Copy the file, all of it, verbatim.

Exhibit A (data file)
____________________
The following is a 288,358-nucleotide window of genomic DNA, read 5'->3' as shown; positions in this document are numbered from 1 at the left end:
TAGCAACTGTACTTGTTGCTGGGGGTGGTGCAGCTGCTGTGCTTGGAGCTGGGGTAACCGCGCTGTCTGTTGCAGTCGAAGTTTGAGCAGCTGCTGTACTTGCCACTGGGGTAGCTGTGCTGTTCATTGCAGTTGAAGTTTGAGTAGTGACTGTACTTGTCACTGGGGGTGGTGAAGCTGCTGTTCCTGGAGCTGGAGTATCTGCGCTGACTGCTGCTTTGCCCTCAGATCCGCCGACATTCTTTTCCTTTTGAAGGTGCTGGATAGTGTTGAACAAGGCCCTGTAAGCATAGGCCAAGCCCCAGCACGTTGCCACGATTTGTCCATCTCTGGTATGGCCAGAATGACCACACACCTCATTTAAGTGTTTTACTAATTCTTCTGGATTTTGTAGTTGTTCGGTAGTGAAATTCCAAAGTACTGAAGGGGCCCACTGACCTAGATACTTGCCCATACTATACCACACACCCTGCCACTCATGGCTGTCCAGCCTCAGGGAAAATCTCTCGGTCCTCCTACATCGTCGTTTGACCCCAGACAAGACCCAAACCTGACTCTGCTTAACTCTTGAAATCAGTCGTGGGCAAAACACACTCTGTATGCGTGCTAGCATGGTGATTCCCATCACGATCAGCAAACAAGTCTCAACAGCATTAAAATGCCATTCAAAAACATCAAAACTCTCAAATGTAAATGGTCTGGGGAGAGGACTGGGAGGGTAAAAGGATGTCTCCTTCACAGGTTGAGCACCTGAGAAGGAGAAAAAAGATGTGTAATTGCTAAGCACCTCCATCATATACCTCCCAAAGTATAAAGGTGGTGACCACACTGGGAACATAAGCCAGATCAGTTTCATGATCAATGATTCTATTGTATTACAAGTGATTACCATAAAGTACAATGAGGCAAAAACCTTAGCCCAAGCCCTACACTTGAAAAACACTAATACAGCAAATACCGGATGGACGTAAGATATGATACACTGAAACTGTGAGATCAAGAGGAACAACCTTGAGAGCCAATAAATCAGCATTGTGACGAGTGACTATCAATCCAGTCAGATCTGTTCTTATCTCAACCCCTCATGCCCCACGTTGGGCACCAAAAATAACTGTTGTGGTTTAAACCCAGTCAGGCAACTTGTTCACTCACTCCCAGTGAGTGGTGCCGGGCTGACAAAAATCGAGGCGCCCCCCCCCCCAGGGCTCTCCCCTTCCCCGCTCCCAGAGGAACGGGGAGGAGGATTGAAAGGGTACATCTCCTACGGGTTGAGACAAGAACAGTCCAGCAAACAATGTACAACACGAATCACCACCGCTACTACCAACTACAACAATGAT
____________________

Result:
The following is a 288,358-nucleotide window of genomic DNA, read 5'->3' as shown; positions in this document are numbered from 1 at the left end:
TAGCAACTGTACTTGTTGCTGGGGGTGGTGCAGCTGCTGTGCTTGGAGCTGGGGTAACCGCGCTGTCTGTTGCAGTCGAAGTTTGAGCAGCTGCTGTACTTGCCACTGGGGTAGCTGTGCTGTTCATTGCAGTTGAAGTTTGAGTAGTGACTGTACTTGTCACTGGGGGTGGTGAAGCTGCTGTTCCTGGAGCTGGAGTATCTGCGCTGACTGCTGCTTTGCCCTCAGATCCGCCGACATTCTTTTCCTTTTGAAGGTGCTGGATAGTGTTGAACAAGGCCCTGTAAGCATAGGCCAAGCCCCAGCACGTTGCCACGATTTGTCCATCTCTGGTATGGCCAGAATGACCACACACCTCATTTAAGTGTTTTACTAATTCTTCTGGATTTTGTAGTTGTTCGGTAGTGAAATTCCAAAGTACTGAAGGGGCCCACTGACCTAGATACTTGCCCATACTATACCACACACCCTGCCACTCATGGCTGTCCAGCCTCAGGGAAAATCTCTCGGTCCTCCTACATCGTCGTTTGACCCCAGACAAGACCCAAACCTGACTCTGCTTAACTCTTGAAATCAGTCGTGGGCAAAACACACTCTGTATGCGTGCTAGCATGGTGATTCCCATCACGATCAGCAAACAAGTCTCAACAGCATTAAAATGCCATTCAAAAACATCAAAACTCTCAAATGTAAATGGTCTGGGGAGAGGACTGGGAGGGTAAAAGGATGTCTCCTTCACAGGTTGAGCACCTGAGAAGGAGAAAAAAGATGTGTAATTGCTAAGCACCTCCATCATATACCTCCCAAAGTATAAAGGTGGTGACCACACTGGGAACATAAGCCAGATCAGTTTCATGATCAATGATTCTATTGTATTACAAGTGATTACCATAAAGTACAATGAGGCAAAAACCTTAGCCCAAGCCCTACACTTGAAAAACACTAATACAGCAAATACCGGATGGACGTAAGATATGATACACTGAAACTGTGAGATCAAGAGGAACAACCTTGAGAGCCAATAAATCAGCATTGTGACGAGTGACTATCAATCCAGTCAGATCTGTTCTTATCTCAACCCCTCATGCCCCACGTTGGGCACCAAAAATAACTGTTGTGGTTTAAACCCAGTCAGGCAACTTGTTCACTCACTCCCAGTGAGTGGTGCCGGGCTGACAAAAATCGAGGCGCCCCCCCCCCCAGGGCTCTCCCCTTCCCCGCTCCCAGAGGAACGGGGAGGAGGATTGAAAGGGTACATCTCCTACGGGTTGAGACAAGAACAGTCCAGCAAACAATGTACAACACGAATCACCACCGCTACTACCAACTACAACAATGAT